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Michael Rogers owns this movie.

You may have seen stuff like Beyond the Black Rainbow before. It’s best described as a head-trip science fiction love letter to not only the 80’s as an era, but also the 60’s-80’s stretch of strange, challenging “weird” films. There’s a bit of Altered States or 2001: A Space Odyssey in here. You’ll also be right at home if you enjoy your “weird” Cronenberg (Scanners or Videodrome) or even more contemporary stuff like Donnie Darko or Enter the Void. Like many those movies, Beyond the Black Rainbow is an unsettling and discombobulating mixture of tension, atmosphere, mystery, and the completely fucking surreal. You never know quite what to expect as it unfolds, but you mostly end up with provocative imagery, drawn-out scenes that are master classes in creating atmosphere, as well as quite a few of those scares that really belong in the realm of the bizarre: fright-inducing because they are alien, unexplained, teased out to perfection, and left to linger in your consciousness like a nightmare.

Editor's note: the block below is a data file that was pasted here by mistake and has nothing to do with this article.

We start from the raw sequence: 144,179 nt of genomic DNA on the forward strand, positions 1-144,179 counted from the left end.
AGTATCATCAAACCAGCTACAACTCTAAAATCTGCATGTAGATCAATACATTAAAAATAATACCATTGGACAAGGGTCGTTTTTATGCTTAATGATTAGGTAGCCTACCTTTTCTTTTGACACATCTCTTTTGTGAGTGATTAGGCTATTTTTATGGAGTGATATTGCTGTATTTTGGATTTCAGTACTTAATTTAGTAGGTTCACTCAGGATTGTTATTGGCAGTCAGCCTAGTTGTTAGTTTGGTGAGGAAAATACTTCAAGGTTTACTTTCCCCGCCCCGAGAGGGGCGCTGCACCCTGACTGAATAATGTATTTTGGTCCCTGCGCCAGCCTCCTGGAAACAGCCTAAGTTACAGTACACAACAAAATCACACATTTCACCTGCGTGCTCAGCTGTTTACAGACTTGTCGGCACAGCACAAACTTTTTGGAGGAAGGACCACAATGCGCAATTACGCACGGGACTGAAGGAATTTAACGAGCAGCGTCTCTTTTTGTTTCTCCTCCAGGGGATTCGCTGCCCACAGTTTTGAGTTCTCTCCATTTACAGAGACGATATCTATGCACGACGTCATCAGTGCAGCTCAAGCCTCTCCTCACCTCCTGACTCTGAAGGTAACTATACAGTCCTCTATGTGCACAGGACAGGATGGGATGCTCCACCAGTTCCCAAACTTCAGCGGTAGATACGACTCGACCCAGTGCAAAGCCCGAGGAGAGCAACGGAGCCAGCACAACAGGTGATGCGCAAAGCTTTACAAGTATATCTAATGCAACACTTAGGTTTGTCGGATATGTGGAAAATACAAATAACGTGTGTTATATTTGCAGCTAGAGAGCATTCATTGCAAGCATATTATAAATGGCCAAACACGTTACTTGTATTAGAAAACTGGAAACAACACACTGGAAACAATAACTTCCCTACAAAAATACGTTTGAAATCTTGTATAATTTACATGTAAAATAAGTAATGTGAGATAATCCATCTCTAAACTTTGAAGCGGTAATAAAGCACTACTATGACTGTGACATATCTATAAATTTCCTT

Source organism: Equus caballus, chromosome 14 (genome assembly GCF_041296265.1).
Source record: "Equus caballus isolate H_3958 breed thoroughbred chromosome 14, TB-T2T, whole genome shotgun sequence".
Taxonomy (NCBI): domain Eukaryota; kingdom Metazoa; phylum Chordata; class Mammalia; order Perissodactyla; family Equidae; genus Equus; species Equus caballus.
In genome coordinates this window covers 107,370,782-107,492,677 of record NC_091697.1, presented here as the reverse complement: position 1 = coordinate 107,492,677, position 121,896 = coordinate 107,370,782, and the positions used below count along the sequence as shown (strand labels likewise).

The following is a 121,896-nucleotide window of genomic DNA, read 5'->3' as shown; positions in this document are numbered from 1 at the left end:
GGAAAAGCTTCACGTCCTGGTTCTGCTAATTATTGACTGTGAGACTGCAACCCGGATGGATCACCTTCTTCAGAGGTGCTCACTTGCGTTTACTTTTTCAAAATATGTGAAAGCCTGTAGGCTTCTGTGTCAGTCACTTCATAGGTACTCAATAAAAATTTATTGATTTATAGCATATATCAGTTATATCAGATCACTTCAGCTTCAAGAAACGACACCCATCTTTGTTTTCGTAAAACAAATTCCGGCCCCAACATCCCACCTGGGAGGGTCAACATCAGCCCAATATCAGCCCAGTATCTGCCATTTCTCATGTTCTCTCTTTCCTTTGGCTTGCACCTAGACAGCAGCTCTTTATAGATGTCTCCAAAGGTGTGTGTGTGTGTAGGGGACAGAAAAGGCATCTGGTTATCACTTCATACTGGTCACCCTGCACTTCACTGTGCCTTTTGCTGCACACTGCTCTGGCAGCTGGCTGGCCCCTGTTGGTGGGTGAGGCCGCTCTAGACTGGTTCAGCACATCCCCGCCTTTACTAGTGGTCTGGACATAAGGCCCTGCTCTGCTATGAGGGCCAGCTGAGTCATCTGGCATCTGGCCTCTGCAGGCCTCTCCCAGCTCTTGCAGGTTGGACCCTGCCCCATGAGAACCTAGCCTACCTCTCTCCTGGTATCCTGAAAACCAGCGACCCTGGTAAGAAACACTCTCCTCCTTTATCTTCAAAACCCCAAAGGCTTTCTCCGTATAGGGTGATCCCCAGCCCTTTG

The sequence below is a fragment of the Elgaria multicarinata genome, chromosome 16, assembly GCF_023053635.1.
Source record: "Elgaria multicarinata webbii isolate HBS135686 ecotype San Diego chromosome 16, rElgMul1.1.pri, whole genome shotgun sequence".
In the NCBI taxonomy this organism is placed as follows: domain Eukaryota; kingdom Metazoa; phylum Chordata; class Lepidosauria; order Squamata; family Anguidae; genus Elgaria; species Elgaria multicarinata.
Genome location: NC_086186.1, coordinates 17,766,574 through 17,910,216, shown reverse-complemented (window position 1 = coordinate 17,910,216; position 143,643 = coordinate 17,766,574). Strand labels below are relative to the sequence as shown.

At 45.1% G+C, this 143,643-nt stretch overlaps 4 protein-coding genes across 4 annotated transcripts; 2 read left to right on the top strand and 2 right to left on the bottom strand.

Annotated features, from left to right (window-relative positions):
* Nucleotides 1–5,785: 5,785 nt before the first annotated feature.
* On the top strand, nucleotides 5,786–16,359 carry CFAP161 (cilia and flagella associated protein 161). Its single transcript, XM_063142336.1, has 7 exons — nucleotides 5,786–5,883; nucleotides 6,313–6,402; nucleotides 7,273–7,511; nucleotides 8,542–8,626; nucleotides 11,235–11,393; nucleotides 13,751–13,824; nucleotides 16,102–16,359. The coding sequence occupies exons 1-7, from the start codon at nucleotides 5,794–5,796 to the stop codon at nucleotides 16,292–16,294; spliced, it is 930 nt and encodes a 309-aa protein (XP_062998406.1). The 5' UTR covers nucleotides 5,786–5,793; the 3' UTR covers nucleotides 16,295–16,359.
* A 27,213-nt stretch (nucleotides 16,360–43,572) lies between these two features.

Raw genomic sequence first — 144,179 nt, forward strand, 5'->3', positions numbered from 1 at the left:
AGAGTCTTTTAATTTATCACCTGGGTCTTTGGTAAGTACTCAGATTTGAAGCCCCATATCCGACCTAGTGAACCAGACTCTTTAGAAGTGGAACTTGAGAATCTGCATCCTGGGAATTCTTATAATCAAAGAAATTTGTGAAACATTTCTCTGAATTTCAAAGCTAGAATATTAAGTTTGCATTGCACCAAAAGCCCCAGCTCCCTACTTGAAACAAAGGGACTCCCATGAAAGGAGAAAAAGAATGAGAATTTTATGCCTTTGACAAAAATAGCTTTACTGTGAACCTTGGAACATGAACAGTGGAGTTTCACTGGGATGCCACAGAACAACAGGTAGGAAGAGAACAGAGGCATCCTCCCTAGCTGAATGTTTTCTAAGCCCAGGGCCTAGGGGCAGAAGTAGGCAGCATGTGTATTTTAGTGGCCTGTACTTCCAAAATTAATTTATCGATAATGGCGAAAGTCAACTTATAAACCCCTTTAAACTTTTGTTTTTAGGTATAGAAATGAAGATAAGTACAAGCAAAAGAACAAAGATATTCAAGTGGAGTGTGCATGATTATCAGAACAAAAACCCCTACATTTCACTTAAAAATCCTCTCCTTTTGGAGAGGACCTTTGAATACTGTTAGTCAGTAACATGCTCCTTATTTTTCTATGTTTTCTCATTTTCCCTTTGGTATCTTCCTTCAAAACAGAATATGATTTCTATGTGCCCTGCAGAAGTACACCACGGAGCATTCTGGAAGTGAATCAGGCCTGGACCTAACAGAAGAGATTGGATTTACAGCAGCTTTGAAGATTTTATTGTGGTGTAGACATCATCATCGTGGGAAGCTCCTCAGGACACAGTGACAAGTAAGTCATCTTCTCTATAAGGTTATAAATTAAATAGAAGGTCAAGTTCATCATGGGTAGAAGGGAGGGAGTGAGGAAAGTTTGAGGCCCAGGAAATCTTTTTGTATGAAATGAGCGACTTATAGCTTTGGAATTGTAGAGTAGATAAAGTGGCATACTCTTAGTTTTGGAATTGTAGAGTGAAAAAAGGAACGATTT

The first film of Panos Cosmatos (and it’s his real name, I guess!) is also a Canadian one. It was shot in and around Vancouver and showcases a talented young fella who definitely learned from his Cronenberg. Anyone who likes Cronenberg’s classic stuff is going to love Beyond the Black Rainbow and it’s also custom-tailored for those who like a little weird in their genre stuff. I’d also tentatively say that Lynch fans would love this movie. This is also what I’d say Lost looks like when allowed to plunge all the way into horror and the new-age retro-futurist trappings of the Dharma Initiative. Otherwise, you might be in for a pleasant surprise here but more likely this movie is going to be pure, high-octane nightmare fuel.

Part of the selling point on this strange and exciting little movie is going to be just how strange and exciting it is. As such, I’m not going to be shy about spoiling some vagaries of the plot. If the above is enough to get you interested to see this (and if it isn’t, just take my word for it ffs), then I’d implore you to go into this as ignorant as possible. Which means stop reading this review! Read the rest of this entry »


I can’t believe this movie was on my radar for so long without me having watched it. Well, I finally did, and it blew my tentative anticipation away. Mr. Nobody is an existential masterpiece, effortlessly blending together complex philosophical themes, entrancing emotional odysseys, and what seems like a dozen versions of the same character to create a pseudo-Science Fiction film that is a cousin to many, but an imitation of none.